Clearly, these rapidly-proliferating ideas have some serious potential. That’s Upworthy’s whole business model, and plenty of other corporations, politicians, and individuals are taking advantage of the possibilities of viral media. It’s somewhat amusing that one name we use to refer to these viral packages of information is “meme”; the word has existed since Richard Dawkins coined it in 1976, but it took on a life of its own when we needed a word to describe the new wave of viral moments particular to the Internet. Wikipedia actually hosts separate pages for “Meme” and “Internet Meme,” speaking to the rapid shift in vocabulary that the Internet revolution has brought on.
I say amusing, because a central preoccupation of the field of study inspired by Dawkins’ work (Memetics) was the question: do we create and control memes (alternatively, “ideas”), or do memes create us? It sounds much more silly in the world of the Lolcat and the Harlem Shake, but perhaps we shouldn’t rush to dismiss the notion. Seriously, try to answer this question: why did you spend an hour of your time last year recording yourself twerking whilst doing a handstand with a chicken mask on, editing in the drop from a godawful dubstep song, and trying your damndest to ensure that the resulting clip was seen by as many people as humanly possible? Better question: why were thousands of people doing this every day for weeks?
To say that “It was funny/worth it” doesn’t really answer the question. You didn’t come up with it on your own, you wouldn’t have imagined it as a worthy expenditure of time any day of 2012, but you saw a video (or a few dozen) and, armed with iMovie and an Internet connection, knew exactly what you had to do. That’s the crazy thing about a meme: it isn’t just a piece of content, it’s content that urges you to replicate and distribute it, to spend even a trivial amount of time ensuring its proliferation. Some quick math: the Harlem Shake videos, each about 30 seconds long, collectively garnered no less than 1 billion views, which means that humankind has spent a collective 950 years watching various examples of that meme. That’s more man-hours than it took to build the Empire State Building.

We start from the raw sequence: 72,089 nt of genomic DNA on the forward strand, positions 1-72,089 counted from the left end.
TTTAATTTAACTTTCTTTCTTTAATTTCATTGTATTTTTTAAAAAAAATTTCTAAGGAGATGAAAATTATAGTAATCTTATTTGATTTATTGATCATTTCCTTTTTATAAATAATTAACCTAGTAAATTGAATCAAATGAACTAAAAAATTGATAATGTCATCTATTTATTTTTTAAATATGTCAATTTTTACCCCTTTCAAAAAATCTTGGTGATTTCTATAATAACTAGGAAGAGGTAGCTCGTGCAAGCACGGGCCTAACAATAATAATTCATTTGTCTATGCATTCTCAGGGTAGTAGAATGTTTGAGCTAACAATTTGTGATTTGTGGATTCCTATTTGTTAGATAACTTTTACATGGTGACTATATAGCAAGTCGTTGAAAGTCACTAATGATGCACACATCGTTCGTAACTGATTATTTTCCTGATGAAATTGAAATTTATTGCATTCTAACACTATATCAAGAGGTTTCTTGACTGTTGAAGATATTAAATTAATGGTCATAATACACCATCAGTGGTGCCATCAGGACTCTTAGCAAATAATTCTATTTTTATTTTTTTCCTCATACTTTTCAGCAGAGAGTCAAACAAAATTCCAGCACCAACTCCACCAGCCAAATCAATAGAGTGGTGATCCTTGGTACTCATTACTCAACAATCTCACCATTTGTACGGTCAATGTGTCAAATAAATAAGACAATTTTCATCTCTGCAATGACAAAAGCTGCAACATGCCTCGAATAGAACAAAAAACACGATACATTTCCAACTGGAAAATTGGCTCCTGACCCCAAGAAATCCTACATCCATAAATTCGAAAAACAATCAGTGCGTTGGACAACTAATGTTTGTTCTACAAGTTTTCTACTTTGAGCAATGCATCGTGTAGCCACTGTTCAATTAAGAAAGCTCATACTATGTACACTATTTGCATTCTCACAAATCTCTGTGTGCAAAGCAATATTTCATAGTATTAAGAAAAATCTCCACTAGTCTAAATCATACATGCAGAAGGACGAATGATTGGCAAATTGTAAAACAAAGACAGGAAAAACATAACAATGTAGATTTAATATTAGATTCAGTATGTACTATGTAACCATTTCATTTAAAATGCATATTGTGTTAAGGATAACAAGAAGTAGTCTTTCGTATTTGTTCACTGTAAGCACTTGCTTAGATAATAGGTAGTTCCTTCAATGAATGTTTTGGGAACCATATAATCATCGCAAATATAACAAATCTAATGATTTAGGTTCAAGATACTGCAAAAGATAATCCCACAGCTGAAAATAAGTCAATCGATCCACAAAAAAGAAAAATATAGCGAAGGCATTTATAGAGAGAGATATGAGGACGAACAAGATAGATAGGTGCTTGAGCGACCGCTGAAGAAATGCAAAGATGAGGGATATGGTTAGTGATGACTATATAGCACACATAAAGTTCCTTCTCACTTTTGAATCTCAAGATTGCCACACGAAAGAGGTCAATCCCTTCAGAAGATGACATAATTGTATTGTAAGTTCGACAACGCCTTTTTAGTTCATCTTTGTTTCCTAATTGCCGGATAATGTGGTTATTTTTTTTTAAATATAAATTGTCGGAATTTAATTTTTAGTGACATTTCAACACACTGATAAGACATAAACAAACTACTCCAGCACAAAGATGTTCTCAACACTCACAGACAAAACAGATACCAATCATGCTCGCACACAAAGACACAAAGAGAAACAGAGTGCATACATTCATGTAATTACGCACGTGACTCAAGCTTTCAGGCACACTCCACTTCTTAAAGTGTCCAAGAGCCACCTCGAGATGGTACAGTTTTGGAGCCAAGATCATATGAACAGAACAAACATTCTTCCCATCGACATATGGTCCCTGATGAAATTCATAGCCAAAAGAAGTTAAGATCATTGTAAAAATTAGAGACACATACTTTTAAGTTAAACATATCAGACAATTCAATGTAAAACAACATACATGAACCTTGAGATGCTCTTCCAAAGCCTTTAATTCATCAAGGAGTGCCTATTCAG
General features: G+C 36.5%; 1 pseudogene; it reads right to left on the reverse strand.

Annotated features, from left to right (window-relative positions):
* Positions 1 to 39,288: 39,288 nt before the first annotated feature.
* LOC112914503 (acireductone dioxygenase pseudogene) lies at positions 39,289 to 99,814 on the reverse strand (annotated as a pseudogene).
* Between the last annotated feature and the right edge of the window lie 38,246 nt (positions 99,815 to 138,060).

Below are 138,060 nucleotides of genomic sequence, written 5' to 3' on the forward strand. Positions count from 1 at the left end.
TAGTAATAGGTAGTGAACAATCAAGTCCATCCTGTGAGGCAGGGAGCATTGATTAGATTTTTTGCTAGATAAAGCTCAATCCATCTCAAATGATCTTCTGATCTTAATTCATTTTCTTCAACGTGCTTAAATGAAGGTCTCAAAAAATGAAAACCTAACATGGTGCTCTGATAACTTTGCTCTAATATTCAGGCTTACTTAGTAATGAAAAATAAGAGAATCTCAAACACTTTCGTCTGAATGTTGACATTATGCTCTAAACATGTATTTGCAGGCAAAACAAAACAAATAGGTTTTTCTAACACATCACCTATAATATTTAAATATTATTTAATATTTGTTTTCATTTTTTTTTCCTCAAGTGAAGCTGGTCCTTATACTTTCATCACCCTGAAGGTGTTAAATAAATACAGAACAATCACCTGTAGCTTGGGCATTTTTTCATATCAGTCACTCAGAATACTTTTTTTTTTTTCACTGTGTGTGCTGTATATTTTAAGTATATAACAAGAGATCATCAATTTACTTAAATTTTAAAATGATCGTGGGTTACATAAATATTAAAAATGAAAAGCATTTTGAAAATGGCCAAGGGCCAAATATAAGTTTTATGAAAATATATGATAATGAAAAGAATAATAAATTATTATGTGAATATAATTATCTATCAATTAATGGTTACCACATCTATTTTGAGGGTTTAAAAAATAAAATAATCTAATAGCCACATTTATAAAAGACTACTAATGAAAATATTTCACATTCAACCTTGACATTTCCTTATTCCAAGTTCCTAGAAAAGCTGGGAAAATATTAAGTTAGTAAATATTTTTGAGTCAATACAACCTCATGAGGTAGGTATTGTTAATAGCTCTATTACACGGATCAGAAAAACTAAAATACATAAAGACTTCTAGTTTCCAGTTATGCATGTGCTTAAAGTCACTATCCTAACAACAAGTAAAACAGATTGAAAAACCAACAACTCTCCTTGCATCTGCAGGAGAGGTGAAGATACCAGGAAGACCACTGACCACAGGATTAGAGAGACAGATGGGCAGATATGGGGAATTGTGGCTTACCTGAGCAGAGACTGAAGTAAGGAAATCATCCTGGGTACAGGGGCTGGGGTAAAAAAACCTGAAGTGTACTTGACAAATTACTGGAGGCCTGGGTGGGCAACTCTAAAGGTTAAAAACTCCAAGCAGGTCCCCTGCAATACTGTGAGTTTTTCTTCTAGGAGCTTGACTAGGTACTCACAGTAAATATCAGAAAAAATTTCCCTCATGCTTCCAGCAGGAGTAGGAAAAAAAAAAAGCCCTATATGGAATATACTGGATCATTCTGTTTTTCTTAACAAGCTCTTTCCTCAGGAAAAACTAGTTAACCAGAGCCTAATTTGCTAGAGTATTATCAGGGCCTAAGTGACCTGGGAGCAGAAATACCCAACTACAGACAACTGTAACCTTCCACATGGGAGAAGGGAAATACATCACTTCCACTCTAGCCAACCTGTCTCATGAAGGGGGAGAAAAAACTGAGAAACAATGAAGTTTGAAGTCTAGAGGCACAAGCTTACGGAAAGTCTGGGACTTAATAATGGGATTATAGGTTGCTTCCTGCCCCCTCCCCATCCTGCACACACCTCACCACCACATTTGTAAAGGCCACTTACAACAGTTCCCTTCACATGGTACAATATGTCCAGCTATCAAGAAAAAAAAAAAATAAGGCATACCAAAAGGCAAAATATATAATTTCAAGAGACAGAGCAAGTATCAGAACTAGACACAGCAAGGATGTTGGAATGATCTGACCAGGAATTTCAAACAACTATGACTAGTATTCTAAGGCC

Now we arrive at the meme of the decade, the Oxford English Dictionary 2013 Word of the Year, the third most popular tag on Instagram, the unbelievably controversial and infamous “Selfie.” They have been derided, lauded, and splashed all over your news feed, and it’s very clear that Selfies are here to stay. A Selfie is more than a self-portrait: as the OED puts it, a selfie is “typically...taken with a smartphone or webcam and uploaded to a social media website.” They’re about taking your body, your image, and putting it on display, encouraging its dissemination. Selfies are fundamentally connected to the technology they’re captured and shared with, so by proxy your body and self-perception has become linked to your smartphone and social media accounts.